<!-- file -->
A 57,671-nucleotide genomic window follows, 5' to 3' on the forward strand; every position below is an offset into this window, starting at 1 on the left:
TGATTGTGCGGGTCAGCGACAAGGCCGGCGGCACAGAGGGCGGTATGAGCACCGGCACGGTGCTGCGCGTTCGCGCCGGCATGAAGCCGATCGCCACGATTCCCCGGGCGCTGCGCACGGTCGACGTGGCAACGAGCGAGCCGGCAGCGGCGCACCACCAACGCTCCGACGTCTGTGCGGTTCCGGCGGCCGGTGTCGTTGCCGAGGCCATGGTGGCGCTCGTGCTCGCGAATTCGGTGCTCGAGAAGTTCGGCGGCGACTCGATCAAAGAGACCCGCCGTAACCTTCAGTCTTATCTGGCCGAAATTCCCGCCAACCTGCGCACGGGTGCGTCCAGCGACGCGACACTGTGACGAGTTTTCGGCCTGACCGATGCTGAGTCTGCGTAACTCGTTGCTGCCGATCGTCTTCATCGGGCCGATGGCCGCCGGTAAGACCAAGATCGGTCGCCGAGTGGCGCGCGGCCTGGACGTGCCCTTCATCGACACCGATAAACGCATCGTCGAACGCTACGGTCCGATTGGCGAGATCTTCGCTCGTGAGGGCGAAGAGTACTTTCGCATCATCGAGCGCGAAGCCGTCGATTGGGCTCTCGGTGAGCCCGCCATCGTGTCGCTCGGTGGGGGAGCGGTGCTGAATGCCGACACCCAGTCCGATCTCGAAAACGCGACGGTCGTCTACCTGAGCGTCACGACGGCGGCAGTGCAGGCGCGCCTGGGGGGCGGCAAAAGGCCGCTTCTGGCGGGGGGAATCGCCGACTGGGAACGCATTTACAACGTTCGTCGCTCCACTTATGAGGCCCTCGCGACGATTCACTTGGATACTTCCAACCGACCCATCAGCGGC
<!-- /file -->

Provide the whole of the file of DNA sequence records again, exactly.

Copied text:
A 57,671-nucleotide genomic window follows, 5' to 3' on the forward strand; every position below is an offset into this window, starting at 1 on the left:
TGATTGTGCGGGTCAGCGACAAGGCCGGCGGCACAGAGGGCGGTATGAGCACCGGCACGGTGCTGCGCGTTCGCGCCGGCATGAAGCCGATCGCCACGATTCCCCGGGCGCTGCGCACGGTCGACGTGGCAACGAGCGAGCCGGCAGCGGCGCACCACCAACGCTCCGACGTCTGTGCGGTTCCGGCGGCCGGTGTCGTTGCCGAGGCCATGGTGGCGCTCGTGCTCGCGAATTCGGTGCTCGAGAAGTTCGGCGGCGACTCGATCAAAGAGACCCGCCGTAACCTTCAGTCTTATCTGGCCGAAATTCCCGCCAACCTGCGCACGGGTGCGTCCAGCGACGCGACACTGTGACGAGTTTTCGGCCTGACCGATGCTGAGTCTGCGTAACTCGTTGCTGCCGATCGTCTTCATCGGGCCGATGGCCGCCGGTAAGACCAAGATCGGTCGCCGAGTGGCGCGCGGCCTGGACGTGCCCTTCATCGACACCGATAAACGCATCGTCGAACGCTACGGTCCGATTGGCGAGATCTTCGCTCGTGAGGGCGAAGAGTACTTTCGCATCATCGAGCGCGAAGCCGTCGATTGGGCTCTCGGTGAGCCCGCCATCGTGTCGCTCGGTGGGGGAGCGGTGCTGAATGCCGACACCCAGTCCGATCTCGAAAACGCGACGGTCGTCTACCTGAGCGTCACGACGGCGGCAGTGCAGGCGCGCCTGGGGGGCGGCAAAAGGCCGCTTCTGGCGGGGGGAATCGCCGACTGGGAACGCATTTACAACGTTCGTCGCTCCACTTATGAGGCCCTCGCGACGATTCACTTGGATACTTCCAACCGACCCATCAGCGGC